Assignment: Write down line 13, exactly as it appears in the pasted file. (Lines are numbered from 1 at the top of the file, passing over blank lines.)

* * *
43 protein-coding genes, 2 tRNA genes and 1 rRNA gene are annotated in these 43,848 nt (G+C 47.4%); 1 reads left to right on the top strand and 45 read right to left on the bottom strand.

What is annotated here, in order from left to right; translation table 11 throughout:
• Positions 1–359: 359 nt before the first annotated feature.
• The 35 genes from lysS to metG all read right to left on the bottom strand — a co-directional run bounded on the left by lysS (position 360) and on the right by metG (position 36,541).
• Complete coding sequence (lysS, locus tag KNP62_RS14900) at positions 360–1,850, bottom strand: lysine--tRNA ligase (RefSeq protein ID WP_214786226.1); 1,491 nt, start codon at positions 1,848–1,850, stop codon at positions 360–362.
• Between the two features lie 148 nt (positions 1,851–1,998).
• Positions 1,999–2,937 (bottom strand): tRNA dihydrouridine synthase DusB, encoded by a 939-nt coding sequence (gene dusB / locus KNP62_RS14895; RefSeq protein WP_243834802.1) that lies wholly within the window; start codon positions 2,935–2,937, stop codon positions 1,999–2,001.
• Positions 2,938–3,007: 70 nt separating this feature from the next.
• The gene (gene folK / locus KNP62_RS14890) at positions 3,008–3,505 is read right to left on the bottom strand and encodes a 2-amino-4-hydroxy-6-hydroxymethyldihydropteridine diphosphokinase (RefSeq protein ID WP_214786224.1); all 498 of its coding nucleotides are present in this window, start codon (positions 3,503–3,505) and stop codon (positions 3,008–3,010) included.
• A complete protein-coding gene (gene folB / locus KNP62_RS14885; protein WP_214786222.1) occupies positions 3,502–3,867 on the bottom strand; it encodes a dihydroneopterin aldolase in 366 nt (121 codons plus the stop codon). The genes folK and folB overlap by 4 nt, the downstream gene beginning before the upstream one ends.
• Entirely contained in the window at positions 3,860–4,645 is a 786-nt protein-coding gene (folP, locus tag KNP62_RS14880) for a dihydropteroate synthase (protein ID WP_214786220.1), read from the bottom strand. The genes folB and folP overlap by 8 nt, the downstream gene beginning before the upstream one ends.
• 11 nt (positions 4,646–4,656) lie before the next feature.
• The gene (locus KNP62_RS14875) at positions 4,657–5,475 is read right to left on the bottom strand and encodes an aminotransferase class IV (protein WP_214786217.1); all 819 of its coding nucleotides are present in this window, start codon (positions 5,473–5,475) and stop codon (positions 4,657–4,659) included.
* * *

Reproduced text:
• The gene (locus KNP62_RS14875) at positions 4,657–5,475 is read right to left on the bottom strand and encodes an aminotransferase class IV (protein WP_214786217.1); all 819 of its coding nucleotides are present in this window, start codon (positions 5,473–5,475) and stop codon (positions 4,657–4,659) included.